Thr Rand: The Day The Bottom Dropped Out

Will the rand panic slow Mandela's exchange-control reforms?

What havoc rumors can wreak. Word had it that someone at the British Embassy in Cape Town saw an ambulance parked outside Nelson Mandela's residence and concluded that South Africa's 77-year-old President had suffered a heart attack. It turned out the near-mythical leader was just fine. His currency, however, was not. The false alarm triggered panic selling that on Feb. 16 took the rand to an all-time low of 3.9 to the dollar--a drop of nearly 10%.

Another rumor, less easily disproved, also fueled the run on the rand, which continued into the following week: that foreign exchange controls were about to be abolished in one fell swoop. This unfounded speculation led traders to dump rands (chart), anticipating a mass exodus of long captive capital. So besides shattering months of currency stability, the rand's plunge has called into question the timetable for one of Mandela's key economic liberalization measures: lifting limits on taking money out of South Africa that date back to the days of apartheid.

STEP BY STEP. Virtually everyone agrees that if the country is to rejoin the global economic club, exchange controls must go. But business people are divided over how fast. Some private-sector economists advocate a "big bang" that would end the uncertainty over timing and allow free-market forces to have their way with the rand. Others applaud the government's gradual approach--precisely to avoid the market volatility of the past several days. "The last thing you want is to have major capital outflows, total collapse of the currency, and then a setback to further liberalization," says Dennis Dykes, chief economist at Nedcor Bank.

In response to the panic, officials have made it clear that their step-by-step program is intact. "The lifting of exchange-control regulations is now only a matter of timing and detail," Mandela said on Feb. 20. Finance Minister Chris Liebenberg agreed that there had been no change in the government's commitment to reform. And central bank governor Chris Stals called rumors of a big bang to end controls "preposterous."

So far, reform has gone smoothly. It began last March with the peaceful demise of the "financial" rand, in which foreign investors conducted their transactions. Then asset swaps were approved, allowing pension funds, mutual funds, and insurers to place money overseas if they channeled matching investments to the Johannesburg Stock Exchange and got central bank approval. After an estimated $5.5 billion worth of foreign capital flowed into the country in 1995, the government had enough foreign exchange reserves to defend the rand if necessary as it took the next big step: removing capital controls.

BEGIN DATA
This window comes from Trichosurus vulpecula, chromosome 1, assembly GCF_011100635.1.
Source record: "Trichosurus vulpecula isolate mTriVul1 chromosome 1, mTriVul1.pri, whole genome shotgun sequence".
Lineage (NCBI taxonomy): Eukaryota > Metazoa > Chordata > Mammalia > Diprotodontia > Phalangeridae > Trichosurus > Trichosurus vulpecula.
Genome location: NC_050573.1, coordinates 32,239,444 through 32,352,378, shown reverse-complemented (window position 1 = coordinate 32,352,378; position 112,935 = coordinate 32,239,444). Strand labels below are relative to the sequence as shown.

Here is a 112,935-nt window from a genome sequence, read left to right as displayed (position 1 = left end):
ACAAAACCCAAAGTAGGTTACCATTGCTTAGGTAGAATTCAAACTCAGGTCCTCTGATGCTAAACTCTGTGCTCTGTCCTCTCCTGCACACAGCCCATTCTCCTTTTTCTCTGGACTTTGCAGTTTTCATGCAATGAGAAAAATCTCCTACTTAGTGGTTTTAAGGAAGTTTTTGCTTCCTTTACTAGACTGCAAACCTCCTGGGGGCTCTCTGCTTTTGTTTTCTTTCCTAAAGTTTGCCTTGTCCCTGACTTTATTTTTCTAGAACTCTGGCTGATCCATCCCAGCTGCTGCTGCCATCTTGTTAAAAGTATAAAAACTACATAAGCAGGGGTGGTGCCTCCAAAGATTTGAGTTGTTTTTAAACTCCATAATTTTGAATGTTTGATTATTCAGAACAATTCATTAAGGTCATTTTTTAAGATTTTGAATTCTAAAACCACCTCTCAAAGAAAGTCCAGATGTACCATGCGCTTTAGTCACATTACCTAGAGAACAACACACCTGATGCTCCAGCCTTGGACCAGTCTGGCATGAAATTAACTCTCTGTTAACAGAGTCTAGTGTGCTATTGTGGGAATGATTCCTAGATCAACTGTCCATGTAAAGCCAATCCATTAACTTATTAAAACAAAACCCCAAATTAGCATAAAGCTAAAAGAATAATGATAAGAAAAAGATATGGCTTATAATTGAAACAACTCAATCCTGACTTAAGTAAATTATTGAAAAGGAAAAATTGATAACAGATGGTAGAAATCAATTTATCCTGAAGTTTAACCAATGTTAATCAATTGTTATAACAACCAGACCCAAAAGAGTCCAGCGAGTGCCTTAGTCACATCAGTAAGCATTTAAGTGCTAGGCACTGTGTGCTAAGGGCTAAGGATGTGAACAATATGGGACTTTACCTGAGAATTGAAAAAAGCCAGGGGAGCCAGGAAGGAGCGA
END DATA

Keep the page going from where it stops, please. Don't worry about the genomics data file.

Under apartheid, exchange controls ensured that South Africa's two main sources of capital, white-controlled companies and their white investors, couldn't take their assets and run. But today, relaxing controls is considered critical to the government's goal of opening the economy. For one thing, the heads of South Africa's huge conglomerates are unlikely to spin off holdings--which would improve competition and create opportunities for new black capitalists--until they can use the proceeds to pursue core businesses overseas. Exchange controls also spook foreign investors, who don't like the heavy hand of government on their assets.

MOVABLE CASH. The next phase in the process is expected to be announced during the second quarter, after the budget is unveiled in mid-March. Financial institutions, with holdings estimated at about $135 billion, could be allowed to invest a specified portion, perhaps 10%, of their cash flow overseas. Another measure might permit importers and exporters to open foreign currency accounts, possibly through the central bank at first and later at commercial banks and overseas. Eventually, foreign companies will be able to borrow in South Africa, an enticement for investment. Two or more years hence, controls may be lifted from individuals, who are limited to taking out $6,200 a year as tourists.

With gross domestic product growth estimated at 3.5% to 4% for this year and inflation between 6% and 8%, the lowest rate in two decades, the government seems unlikely to risk upsetting the economic apple cart, either by speeding up liberalization or slowing it significantly. Meanwhile, currency swings are something the country will have to get used to--whether they're caused by a false medical emergency or by real financial reform.

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